The United States reiterates concern on Sri Lanka Chief Justice impeachment
The United States for the second time within a month has reiterated its deep concern of the impeachment of Sri Lanka's Chief Justice Dr. Shirani Bandaranayake.
The State Department deputy spokesperson Mark C. Toner on Friday, 7 December at the daily press briefing in Washington described the impeachment process as "latest developments are part of a disturbing deterioration of democratic norms in Sri Lanka."
Following is the full text of Mr. Toner's statement:
"The United States remains deeply concerned about actions surrounding the ongoing impeachment trial of Sri Lankan Chief Justice Shirani Bandaranayake. As Embassy Colombo’s statement noted earlier today, we urge the Government of Sri Lanka to guarantee due process, and to ensure that all investigations are conducted transparently and in accordance with the rule of law.
"These latest developments are part of a disturbing deterioration of democratic norms in Sri Lanka, including infringement on the independence of the judiciary. The United States, along with our partners in the international community, continues to urge Sri Lanka to uphold the rule of law and democratic governance and to continue to address outstanding accountability and reconciliation issues."
The November 9 The New York Times, reporting about the impeachment motion against Sri Lanka's Chief Justice, gave enough fodder to the Subcommittee on South Asian Affairs of the U.S. Senate Foreign Relations Committee detrimental to the image of Sri Lanka.
The committee is headed by the Sri Lanka basher Democratic Senator Robert P. Casey who last July said at the confirmation hearing of Ambassador-designate Michele Sison that the "Sinhalese won the war when government military forces defeated the separatist Tamil Tigers in May 2009."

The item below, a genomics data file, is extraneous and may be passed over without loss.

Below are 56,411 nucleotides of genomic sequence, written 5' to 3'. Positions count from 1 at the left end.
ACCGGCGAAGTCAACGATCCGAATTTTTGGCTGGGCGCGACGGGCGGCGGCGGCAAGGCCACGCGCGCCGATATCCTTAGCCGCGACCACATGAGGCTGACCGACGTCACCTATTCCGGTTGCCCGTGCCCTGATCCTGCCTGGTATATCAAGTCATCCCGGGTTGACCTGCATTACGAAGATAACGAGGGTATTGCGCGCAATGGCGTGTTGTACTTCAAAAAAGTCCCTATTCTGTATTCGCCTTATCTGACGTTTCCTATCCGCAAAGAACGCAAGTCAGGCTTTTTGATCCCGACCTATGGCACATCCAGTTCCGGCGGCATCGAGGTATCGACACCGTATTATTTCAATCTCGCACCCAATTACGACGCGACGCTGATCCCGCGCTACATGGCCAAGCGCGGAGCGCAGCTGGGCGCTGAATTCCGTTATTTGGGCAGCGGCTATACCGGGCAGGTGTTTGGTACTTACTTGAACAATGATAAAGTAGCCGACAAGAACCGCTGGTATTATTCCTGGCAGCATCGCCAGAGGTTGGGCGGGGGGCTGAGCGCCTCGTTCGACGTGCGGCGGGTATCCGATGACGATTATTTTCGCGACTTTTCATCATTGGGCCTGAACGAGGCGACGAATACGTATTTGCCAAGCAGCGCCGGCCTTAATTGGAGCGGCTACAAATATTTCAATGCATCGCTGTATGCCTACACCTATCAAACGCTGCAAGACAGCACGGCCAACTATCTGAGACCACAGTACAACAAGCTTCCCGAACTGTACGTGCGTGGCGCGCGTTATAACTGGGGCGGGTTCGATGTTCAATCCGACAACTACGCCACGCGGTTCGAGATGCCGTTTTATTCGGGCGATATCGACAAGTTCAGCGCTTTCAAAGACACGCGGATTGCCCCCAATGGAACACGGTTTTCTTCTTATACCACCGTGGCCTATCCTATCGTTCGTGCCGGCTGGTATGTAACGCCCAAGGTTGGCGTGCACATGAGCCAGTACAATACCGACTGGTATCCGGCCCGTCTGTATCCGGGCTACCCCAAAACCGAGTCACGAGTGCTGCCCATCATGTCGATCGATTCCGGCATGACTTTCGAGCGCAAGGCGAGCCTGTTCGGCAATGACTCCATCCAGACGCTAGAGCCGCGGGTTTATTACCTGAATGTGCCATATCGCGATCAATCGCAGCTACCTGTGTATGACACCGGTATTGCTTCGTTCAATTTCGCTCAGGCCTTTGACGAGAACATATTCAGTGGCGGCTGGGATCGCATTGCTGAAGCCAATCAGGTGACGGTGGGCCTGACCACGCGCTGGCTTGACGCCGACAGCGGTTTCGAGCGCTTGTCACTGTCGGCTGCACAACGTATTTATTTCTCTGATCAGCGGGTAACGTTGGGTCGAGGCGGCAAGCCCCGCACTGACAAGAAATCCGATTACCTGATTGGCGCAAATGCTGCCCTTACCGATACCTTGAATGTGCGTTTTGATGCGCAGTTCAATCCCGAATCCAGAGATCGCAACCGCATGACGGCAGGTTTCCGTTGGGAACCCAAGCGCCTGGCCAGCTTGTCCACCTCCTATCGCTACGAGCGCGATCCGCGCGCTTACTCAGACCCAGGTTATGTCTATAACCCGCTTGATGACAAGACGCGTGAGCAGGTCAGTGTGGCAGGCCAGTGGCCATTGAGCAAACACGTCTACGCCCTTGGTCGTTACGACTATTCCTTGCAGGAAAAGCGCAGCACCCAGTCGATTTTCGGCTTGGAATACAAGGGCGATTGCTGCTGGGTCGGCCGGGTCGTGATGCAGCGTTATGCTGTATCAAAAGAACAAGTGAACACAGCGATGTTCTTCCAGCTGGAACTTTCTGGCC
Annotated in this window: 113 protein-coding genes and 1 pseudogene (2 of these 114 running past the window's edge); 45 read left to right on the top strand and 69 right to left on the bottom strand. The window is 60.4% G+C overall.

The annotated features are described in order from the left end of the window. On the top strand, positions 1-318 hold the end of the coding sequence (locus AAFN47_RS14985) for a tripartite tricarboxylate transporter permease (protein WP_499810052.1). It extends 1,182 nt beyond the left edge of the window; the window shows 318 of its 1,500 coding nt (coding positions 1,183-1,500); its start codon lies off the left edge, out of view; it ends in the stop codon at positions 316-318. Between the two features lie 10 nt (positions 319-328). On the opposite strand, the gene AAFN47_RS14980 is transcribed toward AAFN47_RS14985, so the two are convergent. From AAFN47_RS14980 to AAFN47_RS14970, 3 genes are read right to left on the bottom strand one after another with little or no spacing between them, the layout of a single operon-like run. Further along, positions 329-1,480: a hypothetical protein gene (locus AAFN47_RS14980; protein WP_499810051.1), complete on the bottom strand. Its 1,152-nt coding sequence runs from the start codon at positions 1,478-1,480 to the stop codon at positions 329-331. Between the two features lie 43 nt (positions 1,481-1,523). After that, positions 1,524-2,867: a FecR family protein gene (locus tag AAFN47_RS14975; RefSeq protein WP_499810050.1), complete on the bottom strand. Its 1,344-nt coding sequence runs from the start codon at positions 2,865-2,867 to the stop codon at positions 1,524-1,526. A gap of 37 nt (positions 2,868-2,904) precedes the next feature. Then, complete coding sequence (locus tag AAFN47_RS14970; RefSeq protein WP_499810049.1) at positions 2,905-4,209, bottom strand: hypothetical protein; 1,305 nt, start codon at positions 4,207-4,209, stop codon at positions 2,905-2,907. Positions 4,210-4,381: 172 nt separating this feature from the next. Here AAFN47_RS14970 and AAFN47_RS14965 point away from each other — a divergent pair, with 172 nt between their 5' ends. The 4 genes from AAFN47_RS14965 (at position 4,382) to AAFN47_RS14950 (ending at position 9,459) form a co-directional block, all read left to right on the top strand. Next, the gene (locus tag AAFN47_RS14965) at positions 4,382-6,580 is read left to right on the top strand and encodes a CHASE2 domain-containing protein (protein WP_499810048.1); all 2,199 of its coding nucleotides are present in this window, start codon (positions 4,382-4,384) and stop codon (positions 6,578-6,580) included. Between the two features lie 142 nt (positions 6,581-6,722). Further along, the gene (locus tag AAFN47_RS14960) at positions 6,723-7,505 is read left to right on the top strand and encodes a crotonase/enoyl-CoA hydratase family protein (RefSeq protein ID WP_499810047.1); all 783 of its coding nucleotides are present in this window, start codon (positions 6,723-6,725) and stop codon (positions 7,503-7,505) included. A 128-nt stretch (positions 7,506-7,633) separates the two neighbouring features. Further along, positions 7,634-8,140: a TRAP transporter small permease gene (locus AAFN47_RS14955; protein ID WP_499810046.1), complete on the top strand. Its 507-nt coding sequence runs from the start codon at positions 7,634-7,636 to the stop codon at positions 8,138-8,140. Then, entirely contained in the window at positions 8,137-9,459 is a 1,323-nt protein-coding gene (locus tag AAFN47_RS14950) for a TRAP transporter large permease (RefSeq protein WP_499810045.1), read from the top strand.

The Asian Tribune earlier reported that an intern working for the Casey committee who is assigned to maintain all reports, news items and statements of outsiders about Sri Lanka has already taken the clip of the New York Times news report captioned 'Sri Lanka’s Parliament Tries to Impeach Chief Justice' to file in a folder in the computer for the subcommittee's later use.
An internship with the Senate Foreign Relations Committee, mostly graduate students, work on issues of foreign policy, legislative and political process, and the senate recruits those who possess excellent writing skills, attention to detail and the ability to multitask. Intern responsibilities range from attending meetings on and off the Congress, to drafting memos, tracking legislation and conducting research projects, and they last for a semester or full time so that they earn credits for their graduate studies.
The clipping the intern took from the November 9 report of the New York Times is very interesting. More than reporting that an impeachment motion is pending in Sri Lanka parliament, the report gives many editorial comments that help the South Asian subcommittee of the Senate's all powerful Foreign Relations Committee to further intensify the Congress' and State Department pressure on Sri Lanka.
Due to Sri Lanka's utter inability to provide cogent arguments and explanations as to why an impeachment motion is being forwarded it allowed foreign governments, foremost being the State Department and its diplomatic representative Michele Sison, to provide their own interpretations long before even the contents of the motion was publicized. Sri Lankan authorities allowed many rights groups, civic organizations and others to express their opinion for well over two weeks to create a political atmosphere that the GSL was endeavoring to bring the judiciary as a captive branch.
- Asian Tribune -